Salamanca 1812 (Hardback)
Wellington's Year of Victories
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1812 was the year in which the Peninsular War swung in the favour of the combined forces of the British, the Spanish and the Portuguese. This was the result of a series of victories over the French gained by the allied armies under Wellington, and this is the subject of Peter Edwards's compelling new history.
The year began with Wellington launching a series of raids in Estramadura to distract French attention from preparations for an assault on Ciudad Rodrigo, which was taken in late-January. There followed the capture of Badajoz and the advance on Salamanca, which was captured after a ten-day siege.
The Battle of Salamanca, on 22 July, saw some 50,000 French troops arrayed against a similar number of allies. Using ground astutely, Wellington gained a crushing victory, inflicting over 14,000 French casualties. Although there was a rebuff at Burgos later in the year, Wellington's forces were firmly on the march to victory in the Iberian peninsula.
Peter Edwards uses an excellent range of sources to bring to life this pivotal year in the Peninsular War. His work offers a fascinating insight into the strategy, the command decisions and the experience of combat 200 years ago.
A fresh analysis of the reasons for Wellington's success during the Peninsular War, with a thorough overview of Salamanca.Forces Pension Society
This new book by Peter Edwards recounts in detail the British Army operations in the Iberian Peninsular during the year 1812. It is a complete panorama of the eventful year; numerous sources allow the voices of participants without leaving aside strategic and tactical analysis of military operations.Gloire & Empire magazine, No.50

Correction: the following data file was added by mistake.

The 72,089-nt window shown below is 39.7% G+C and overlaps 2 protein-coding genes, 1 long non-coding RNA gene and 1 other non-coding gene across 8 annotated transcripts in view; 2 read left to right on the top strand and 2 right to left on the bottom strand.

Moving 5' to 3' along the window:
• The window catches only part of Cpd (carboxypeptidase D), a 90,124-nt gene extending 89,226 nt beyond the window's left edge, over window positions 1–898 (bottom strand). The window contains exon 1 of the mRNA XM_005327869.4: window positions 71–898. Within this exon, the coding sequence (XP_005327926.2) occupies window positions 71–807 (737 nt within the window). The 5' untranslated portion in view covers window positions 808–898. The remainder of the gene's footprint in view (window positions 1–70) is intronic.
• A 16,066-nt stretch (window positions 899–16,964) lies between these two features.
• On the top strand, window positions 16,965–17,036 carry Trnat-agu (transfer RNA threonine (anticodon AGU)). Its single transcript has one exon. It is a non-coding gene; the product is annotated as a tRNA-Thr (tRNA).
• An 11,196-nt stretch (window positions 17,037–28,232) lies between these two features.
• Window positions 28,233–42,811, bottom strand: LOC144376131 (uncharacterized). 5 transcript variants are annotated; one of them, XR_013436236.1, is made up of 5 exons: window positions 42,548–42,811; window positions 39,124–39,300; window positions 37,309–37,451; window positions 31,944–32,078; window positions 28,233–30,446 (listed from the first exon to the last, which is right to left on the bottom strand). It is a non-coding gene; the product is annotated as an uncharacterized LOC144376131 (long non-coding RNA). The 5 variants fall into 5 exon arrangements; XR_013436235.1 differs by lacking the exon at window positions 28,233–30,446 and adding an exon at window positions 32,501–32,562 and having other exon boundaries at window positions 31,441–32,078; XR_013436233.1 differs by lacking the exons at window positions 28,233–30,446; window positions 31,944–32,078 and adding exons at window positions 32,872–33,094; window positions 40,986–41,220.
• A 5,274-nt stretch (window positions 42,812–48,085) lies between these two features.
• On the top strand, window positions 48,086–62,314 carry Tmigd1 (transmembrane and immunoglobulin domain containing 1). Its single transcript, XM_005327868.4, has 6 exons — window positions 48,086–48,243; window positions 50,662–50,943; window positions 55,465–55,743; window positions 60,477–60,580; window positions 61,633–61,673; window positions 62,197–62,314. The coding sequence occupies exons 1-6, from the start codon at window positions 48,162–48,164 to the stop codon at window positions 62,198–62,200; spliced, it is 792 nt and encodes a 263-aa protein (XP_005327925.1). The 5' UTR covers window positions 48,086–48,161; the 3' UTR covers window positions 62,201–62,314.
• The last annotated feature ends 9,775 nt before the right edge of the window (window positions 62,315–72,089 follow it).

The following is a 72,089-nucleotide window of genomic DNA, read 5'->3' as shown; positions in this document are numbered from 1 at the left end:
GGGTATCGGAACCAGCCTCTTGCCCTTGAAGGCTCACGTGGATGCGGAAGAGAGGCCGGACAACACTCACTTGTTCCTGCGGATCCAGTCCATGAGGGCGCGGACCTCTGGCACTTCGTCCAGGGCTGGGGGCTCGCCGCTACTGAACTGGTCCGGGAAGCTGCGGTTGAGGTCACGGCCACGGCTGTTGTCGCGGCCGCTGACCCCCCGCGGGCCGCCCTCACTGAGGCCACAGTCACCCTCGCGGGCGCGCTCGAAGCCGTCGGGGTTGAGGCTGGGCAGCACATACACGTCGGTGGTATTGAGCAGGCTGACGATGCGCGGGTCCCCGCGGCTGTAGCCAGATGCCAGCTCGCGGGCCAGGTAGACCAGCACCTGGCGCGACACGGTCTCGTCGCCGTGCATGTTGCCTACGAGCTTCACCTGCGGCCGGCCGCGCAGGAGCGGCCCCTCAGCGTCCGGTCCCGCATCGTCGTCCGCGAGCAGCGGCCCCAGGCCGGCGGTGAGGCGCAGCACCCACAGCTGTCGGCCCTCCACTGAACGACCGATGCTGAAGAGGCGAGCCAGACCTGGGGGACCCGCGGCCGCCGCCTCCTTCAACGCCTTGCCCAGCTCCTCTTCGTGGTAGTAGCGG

The disastrous retreat and near disintegration of Sir John Moore's army on the road to Corunna in 1809 is traditionally regarded as the low point in the history of the British intervention in the Peninsular War. Yet under the Duke of Wellington the British and their allies suffered defeats and retreats that tend to be overshadowed by the series of victories that eventually drove the French from Portugal and Spain. None of these setbacks was graver than the retreat that followed the disastrous failure of the siege of Burgos in 1812. It is this, less than glorious, phase of the Peninsular campaign…By Carole Divall
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